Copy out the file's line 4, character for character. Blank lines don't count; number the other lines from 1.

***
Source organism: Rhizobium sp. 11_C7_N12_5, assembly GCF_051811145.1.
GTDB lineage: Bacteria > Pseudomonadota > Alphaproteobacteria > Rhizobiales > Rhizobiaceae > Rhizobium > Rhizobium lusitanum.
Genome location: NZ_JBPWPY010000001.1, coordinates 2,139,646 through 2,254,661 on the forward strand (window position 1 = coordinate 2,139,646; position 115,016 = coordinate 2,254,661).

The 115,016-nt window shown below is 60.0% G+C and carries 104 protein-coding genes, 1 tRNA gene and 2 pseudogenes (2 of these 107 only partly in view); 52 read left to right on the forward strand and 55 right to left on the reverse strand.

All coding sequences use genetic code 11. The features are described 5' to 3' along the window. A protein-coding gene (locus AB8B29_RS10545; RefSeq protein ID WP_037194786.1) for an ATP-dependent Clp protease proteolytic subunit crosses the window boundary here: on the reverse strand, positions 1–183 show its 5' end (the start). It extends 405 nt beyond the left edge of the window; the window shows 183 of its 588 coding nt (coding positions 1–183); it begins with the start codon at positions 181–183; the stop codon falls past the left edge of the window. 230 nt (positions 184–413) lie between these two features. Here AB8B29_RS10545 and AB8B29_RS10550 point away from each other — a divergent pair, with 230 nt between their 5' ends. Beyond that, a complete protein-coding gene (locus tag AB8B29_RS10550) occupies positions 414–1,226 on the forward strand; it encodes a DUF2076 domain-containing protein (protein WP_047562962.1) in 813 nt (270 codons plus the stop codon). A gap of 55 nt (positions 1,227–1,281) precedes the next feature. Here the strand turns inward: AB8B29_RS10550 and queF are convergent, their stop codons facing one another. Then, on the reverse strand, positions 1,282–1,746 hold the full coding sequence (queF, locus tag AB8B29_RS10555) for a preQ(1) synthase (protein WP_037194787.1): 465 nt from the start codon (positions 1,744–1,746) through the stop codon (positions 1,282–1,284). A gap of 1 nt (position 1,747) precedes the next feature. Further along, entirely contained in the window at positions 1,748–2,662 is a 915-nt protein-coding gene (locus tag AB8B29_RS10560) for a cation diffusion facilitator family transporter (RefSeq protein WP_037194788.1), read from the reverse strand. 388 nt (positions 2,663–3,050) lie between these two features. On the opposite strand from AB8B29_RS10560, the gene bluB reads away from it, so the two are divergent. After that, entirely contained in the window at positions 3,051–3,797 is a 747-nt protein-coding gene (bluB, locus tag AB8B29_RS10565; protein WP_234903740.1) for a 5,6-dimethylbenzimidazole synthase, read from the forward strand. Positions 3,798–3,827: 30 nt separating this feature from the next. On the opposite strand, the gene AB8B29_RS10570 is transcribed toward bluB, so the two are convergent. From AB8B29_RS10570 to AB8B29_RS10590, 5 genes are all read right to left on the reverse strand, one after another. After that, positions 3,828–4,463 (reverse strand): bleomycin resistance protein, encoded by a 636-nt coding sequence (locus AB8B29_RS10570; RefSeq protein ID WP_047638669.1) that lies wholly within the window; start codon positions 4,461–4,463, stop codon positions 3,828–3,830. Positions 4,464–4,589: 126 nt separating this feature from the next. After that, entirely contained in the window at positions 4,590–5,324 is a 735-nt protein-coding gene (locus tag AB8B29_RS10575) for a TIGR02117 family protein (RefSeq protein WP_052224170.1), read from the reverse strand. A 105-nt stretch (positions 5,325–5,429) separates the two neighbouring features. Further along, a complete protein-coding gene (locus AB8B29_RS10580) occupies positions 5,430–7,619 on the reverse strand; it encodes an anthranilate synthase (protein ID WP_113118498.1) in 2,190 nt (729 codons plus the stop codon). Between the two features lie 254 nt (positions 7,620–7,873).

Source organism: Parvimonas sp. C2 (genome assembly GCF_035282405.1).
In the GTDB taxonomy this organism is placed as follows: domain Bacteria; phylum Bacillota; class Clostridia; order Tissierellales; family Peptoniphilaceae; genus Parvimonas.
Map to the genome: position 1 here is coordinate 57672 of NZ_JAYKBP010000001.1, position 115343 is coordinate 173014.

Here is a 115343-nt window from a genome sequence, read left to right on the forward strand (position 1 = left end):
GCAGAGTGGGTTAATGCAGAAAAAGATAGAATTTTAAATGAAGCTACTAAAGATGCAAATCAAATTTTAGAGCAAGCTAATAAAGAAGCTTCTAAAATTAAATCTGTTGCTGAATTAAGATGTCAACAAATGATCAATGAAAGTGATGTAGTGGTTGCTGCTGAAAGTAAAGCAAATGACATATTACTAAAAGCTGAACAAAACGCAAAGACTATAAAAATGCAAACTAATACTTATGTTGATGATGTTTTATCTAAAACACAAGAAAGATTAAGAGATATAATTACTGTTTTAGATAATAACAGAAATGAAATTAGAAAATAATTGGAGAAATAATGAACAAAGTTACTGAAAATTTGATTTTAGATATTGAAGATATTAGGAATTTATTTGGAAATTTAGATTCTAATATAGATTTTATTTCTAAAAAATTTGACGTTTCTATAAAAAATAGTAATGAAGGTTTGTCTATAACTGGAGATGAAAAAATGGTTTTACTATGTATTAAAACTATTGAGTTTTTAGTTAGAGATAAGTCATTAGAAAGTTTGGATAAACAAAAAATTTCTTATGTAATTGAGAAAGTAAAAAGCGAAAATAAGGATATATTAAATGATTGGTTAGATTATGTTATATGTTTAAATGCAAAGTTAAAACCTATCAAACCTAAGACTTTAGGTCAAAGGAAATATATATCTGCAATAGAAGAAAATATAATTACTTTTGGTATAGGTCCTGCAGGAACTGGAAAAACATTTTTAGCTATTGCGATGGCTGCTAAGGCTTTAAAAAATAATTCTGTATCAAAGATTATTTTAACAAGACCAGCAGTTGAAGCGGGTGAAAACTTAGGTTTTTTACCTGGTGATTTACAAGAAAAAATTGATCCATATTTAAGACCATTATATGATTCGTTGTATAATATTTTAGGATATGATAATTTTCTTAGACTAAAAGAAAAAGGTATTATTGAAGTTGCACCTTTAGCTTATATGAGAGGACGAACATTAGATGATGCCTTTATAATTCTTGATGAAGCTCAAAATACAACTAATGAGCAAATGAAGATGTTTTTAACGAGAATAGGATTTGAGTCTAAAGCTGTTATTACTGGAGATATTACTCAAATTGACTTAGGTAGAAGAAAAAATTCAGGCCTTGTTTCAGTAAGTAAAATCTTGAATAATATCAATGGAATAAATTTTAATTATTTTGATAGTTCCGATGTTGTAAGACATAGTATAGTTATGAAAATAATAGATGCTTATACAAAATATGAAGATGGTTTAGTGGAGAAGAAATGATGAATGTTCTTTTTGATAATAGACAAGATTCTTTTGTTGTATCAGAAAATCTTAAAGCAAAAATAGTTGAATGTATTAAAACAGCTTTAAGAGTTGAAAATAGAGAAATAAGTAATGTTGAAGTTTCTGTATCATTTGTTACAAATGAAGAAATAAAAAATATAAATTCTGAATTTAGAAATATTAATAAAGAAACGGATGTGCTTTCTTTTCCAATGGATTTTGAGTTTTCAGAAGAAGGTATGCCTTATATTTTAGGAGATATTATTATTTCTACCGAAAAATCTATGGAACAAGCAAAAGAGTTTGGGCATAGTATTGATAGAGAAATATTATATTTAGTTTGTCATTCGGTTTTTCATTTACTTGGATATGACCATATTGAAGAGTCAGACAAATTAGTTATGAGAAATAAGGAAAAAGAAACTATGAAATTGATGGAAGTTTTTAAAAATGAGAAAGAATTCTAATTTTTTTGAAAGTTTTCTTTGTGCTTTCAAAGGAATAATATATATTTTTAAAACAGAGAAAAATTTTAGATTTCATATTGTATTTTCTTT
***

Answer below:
The 115,016-nt window shown below is 60.0% G+C and carries 104 protein-coding genes, 1 tRNA gene and 2 pseudogenes (2 of these 107 only partly in view); 52 read left to right on the forward strand and 55 right to left on the reverse strand.